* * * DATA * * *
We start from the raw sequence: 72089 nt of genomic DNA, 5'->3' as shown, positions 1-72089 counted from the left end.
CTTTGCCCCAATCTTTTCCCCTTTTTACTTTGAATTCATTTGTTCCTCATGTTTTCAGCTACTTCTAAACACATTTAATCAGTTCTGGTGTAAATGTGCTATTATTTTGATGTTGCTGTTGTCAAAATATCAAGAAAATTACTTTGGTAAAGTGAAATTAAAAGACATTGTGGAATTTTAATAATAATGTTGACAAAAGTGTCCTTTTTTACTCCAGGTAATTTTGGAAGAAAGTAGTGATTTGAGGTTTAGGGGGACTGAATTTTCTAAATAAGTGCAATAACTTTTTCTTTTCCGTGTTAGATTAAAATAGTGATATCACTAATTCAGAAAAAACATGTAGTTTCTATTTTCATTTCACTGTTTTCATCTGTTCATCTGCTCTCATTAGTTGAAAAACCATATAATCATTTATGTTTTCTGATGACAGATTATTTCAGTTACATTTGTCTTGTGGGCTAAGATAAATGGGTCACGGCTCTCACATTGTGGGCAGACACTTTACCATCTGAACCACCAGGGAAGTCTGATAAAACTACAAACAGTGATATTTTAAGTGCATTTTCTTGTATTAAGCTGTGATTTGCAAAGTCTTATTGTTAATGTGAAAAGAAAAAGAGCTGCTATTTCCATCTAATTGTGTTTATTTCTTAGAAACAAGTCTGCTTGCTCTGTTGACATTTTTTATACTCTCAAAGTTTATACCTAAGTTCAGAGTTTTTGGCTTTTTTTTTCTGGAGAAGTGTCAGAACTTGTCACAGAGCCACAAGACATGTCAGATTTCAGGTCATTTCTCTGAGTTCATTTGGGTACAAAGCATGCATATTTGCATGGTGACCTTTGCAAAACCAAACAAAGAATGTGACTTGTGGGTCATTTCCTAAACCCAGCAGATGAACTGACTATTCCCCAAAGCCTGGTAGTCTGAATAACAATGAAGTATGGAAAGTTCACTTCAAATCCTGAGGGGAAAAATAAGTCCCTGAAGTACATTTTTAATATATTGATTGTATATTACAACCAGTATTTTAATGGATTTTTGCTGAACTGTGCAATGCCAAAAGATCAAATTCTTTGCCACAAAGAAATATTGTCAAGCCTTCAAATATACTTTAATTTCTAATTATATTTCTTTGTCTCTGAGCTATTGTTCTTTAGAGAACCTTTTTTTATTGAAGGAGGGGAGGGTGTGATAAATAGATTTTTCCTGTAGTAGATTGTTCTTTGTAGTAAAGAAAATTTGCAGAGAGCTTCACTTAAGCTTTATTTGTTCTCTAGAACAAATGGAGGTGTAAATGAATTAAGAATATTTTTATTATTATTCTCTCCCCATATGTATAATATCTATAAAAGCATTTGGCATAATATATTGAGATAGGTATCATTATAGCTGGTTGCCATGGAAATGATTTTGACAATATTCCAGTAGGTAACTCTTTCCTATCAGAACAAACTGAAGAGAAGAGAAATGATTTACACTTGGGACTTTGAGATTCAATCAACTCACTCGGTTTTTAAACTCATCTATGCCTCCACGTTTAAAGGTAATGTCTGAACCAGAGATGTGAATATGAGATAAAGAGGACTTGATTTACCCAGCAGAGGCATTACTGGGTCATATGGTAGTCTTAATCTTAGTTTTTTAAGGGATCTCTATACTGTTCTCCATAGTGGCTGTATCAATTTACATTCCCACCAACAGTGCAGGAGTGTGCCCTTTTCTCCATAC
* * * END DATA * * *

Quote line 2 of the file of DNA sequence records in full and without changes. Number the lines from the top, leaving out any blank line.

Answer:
CTTTGCCCCAATCTTTTCCCCTTTTTACTTTGAATTCATTTGTTCCTCATGTTTTCAGCTACTTCTAAACACATTTAATCAGTTCTGGTGTAAATGTGCTATTATTTTGATGTTGCTGTTGTCAAAATATCAAGAAAATTACTTTGGTAAAGTGAAATTAAAAGACATTGTGGAATTTTAATAATAATGTTGACAAAAGTGTCCTTTTTTACTCCAGGTAATTTTGGAAGAAAGTAGTGATTTGAGGTTTAGGGGGACTGAATTTTCTAAATAAGTGCAATAACTTTTTCTTTTCCGTGTTAGATTAAAATAGTGATATCACTAATTCAGAAAAAACATGTAGTTTCTATTTTCATTTCACTGTTTTCATCTGTTCATCTGCTCTCATTAGTTGAAAAACCATATAATCATTTATGTTTTCTGATGACAGATTATTTCAGTTACATTTGTCTTGTGGGCTAAGATAAATGGGTCACGGCTCTCACATTGTGGGCAGACACTTTACCATCTGAACCACCAGGGAAGTCTGATAAAACTACAAACAGTGATATTTTAAGTGCATTTTCTTGTATTAAGCTGTGATTTGCAAAGTCTTATTGTTAATGTGAAAAGAAAAAGAGCTGCTATTTCCATCTAATTGTGTTTATTTCTTAGAAACAAGTCTGCTTGCTCTGTTGACATTTTTTATACTCTCAAAGTTTATACCTAAGTTCAGAGTTTTTGGCTTTTTTTTTCTGGAGAAGTGTCAGAACTTGTCACAGAGCCACAAGACATGTCAGATTTCAGGTCATTTCTCTGAGTTCATTTGGGTACAAAGCATGCATATTTGCATGGTGACCTTTGCAAAACCAAACAAAGAATGTGACTTGTGGGTCATTTCCTAAACCCAGCAGATGAACTGACTATTCCCCAAAGCCTGGTAGTCTGAATAACAATGAAGTATGGAAAGTTCACTTCAAATCCTGAGGGGAAAAATAAGTCCCTGAAGTACATTTTTAATATATTGATTGTATATTACAACCAGTATTTTAATGGATTTTTGCTGAACTGTGCAATGCCAAAAGATCAAATTCTTTGCCACAAAGAAATATTGTCAAGCCTTCAAATATACTTTAATTTCTAATTATATTTCTTTGTCTCTGAGCTATTGTTCTTTAGAGAACCTTTTTTTATTGAAGGAGGGGAGGGTGTGATAAATAGATTTTTCCTGTAGTAGATTGTTCTTTGTAGTAAAGAAAATTTGCAGAGAGCTTCACTTAAGCTTTATTTGTTCTCTAGAACAAATGGAGGTGTAAATGAATTAAGAATATTTTTATTATTATTCTCTCCCCATATGTATAATATCTATAAAAGCATTTGGCATAATATATTGAGATAGGTATCATTATAGCTGGTTGCCATGGAAATGATTTTGACAATATTCCAGTAGGTAACTCTTTCCTATCAGAACAAACTGAAGAGAAGAGAAATGATTTACACTTGGGACTTTGAGATTCAATCAACTCACTCGGTTTTTAAACTCATCTATGCCTCCACGTTTAAAGGTAATGTCTGAACCAGAGATGTGAATATGAGATAAAGAGGACTTGATTTACCCAGCAGAGGCATTACTGGGTCATATGGTAGTCTTAATCTTAGTTTTTTAAGGGATCTCTATACTGTTCTCCATAGTGGCTGTATCAATTTACATTCCCACCAACAGTGCAGGAGTGTGCCCTTTTCTCCATAC